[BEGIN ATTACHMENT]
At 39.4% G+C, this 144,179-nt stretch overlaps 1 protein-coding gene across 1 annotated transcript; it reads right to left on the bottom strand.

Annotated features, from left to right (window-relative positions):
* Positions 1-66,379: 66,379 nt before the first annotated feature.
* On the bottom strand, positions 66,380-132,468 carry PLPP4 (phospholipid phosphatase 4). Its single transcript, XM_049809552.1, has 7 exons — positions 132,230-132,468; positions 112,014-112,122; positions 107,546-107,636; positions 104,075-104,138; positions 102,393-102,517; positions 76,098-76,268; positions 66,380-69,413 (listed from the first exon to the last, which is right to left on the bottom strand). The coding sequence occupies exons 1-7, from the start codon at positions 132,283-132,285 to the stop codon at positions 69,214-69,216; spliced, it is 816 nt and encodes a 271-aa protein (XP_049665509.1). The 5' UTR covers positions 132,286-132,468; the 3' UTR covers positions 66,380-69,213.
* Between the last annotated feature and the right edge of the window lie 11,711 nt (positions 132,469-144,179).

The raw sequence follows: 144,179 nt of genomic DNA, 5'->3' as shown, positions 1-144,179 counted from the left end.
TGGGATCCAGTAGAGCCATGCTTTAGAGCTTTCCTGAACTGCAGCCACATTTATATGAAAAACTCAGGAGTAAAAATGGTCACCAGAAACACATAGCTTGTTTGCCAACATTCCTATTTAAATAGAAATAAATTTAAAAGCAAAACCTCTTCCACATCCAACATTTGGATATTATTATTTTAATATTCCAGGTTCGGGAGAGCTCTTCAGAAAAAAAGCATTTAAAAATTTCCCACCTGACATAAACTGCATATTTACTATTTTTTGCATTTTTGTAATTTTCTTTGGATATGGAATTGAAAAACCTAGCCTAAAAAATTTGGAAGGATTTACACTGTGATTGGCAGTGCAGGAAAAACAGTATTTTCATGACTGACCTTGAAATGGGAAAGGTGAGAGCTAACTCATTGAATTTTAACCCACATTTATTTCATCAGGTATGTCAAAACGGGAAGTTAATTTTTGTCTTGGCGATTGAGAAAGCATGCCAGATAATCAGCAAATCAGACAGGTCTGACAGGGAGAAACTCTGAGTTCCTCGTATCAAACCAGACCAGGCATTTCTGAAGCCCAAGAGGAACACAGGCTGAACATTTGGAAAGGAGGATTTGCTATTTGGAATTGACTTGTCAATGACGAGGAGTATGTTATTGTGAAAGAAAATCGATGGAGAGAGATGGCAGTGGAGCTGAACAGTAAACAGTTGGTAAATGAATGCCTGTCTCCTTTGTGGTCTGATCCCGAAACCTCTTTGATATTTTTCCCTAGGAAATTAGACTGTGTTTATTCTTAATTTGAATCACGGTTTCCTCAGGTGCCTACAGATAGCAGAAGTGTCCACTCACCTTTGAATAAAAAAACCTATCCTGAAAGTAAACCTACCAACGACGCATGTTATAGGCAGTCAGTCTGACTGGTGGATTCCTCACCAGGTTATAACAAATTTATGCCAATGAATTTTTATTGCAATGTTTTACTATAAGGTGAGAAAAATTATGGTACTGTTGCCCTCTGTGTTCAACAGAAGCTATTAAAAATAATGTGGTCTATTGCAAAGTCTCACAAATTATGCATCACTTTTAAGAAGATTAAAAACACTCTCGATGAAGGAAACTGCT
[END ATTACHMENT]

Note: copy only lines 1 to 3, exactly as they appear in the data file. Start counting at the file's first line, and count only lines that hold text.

At 39.4% G+C, this 144,179-nt stretch overlaps 1 protein-coding gene across 1 annotated transcript; it reads right to left on the bottom strand.

Annotated features, from left to right (window-relative positions):
* Positions 1-66,379: 66,379 nt before the first annotated feature.